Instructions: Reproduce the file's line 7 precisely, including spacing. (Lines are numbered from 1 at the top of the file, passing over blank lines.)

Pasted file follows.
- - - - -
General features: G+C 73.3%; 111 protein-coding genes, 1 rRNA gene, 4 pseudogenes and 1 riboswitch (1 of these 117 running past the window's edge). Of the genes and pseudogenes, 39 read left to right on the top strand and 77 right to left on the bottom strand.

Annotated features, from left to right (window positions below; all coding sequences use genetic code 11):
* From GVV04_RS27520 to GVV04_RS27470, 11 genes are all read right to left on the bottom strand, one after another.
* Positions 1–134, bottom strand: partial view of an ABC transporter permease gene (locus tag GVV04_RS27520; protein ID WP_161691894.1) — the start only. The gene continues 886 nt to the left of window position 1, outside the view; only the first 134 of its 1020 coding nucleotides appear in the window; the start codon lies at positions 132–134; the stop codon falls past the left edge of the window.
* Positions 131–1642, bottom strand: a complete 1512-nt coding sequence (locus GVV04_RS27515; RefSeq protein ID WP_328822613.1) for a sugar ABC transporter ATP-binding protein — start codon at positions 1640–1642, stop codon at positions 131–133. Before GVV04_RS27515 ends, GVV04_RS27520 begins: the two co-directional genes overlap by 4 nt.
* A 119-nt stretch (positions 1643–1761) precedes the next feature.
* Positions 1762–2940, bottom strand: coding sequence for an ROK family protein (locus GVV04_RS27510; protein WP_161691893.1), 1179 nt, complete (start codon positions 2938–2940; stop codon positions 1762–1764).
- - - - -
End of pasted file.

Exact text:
* Positions 1762–2940, bottom strand: coding sequence for an ROK family protein (locus GVV04_RS27510; protein WP_161691893.1), 1179 nt, complete (start codon positions 2938–2940; stop codon positions 1762–1764).